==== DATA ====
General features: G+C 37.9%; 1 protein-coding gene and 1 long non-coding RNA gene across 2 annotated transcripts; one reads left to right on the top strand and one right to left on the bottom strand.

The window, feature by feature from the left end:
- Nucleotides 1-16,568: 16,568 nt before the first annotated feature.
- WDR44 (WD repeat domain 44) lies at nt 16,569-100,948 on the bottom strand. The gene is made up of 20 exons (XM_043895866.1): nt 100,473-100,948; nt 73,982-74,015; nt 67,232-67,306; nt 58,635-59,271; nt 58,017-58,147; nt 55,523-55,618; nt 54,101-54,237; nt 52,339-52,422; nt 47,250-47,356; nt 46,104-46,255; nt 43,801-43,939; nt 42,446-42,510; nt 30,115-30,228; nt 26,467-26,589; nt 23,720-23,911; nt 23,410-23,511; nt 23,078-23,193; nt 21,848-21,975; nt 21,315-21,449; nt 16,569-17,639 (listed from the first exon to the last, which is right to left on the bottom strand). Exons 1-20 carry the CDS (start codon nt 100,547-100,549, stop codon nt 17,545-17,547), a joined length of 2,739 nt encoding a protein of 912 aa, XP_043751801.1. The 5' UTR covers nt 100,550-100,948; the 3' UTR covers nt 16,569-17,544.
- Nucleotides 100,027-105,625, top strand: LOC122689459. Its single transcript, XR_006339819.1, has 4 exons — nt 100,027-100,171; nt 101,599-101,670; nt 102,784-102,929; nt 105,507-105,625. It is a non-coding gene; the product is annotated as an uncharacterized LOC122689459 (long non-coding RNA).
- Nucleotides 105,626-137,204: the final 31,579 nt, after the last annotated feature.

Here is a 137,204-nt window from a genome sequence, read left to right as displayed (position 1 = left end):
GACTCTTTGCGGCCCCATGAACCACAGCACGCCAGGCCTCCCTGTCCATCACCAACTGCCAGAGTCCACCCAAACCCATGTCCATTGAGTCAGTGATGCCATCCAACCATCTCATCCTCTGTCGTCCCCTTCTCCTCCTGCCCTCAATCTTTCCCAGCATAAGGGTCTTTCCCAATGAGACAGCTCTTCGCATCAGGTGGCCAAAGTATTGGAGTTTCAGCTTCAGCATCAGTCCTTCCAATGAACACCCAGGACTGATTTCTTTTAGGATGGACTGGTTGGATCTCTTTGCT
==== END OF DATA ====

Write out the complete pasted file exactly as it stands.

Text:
General features: G+C 37.9%; 1 protein-coding gene and 1 long non-coding RNA gene across 2 annotated transcripts; one reads left to right on the top strand and one right to left on the bottom strand.

The window, feature by feature from the left end:
- Nucleotides 1-16,568: 16,568 nt before the first annotated feature.
- WDR44 (WD repeat domain 44) lies at nt 16,569-100,948 on the bottom strand. The gene is made up of 20 exons (XM_043895866.1): nt 100,473-100,948; nt 73,982-74,015; nt 67,232-67,306; nt 58,635-59,271; nt 58,017-58,147; nt 55,523-55,618; nt 54,101-54,237; nt 52,339-52,422; nt 47,250-47,356; nt 46,104-46,255; nt 43,801-43,939; nt 42,446-42,510; nt 30,115-30,228; nt 26,467-26,589; nt 23,720-23,911; nt 23,410-23,511; nt 23,078-23,193; nt 21,848-21,975; nt 21,315-21,449; nt 16,569-17,639 (listed from the first exon to the last, which is right to left on the bottom strand). Exons 1-20 carry the CDS (start codon nt 100,547-100,549, stop codon nt 17,545-17,547), a joined length of 2,739 nt encoding a protein of 912 aa, XP_043751801.1. The 5' UTR covers nt 100,550-100,948; the 3' UTR covers nt 16,569-17,544.
- Nucleotides 100,027-105,625, top strand: LOC122689459. Its single transcript, XR_006339819.1, has 4 exons — nt 100,027-100,171; nt 101,599-101,670; nt 102,784-102,929; nt 105,507-105,625. It is a non-coding gene; the product is annotated as an uncharacterized LOC122689459 (long non-coding RNA).
- Nucleotides 105,626-137,204: the final 31,579 nt, after the last annotated feature.

Here is a 137,204-nt window from a genome sequence, read left to right as displayed (position 1 = left end):
GACTCTTTGCGGCCCCATGAACCACAGCACGCCAGGCCTCCCTGTCCATCACCAACTGCCAGAGTCCACCCAAACCCATGTCCATTGAGTCAGTGATGCCATCCAACCATCTCATCCTCTGTCGTCCCCTTCTCCTCCTGCCCTCAATCTTTCCCAGCATAAGGGTCTTTCCCAATGAGACAGCTCTTCGCATCAGGTGGCCAAAGTATTGGAGTTTCAGCTTCAGCATCAGTCCTTCCAATGAACACCCAGGACTGATTTCTTTTAGGATGGACTGGTTGGATCTCTTTGCT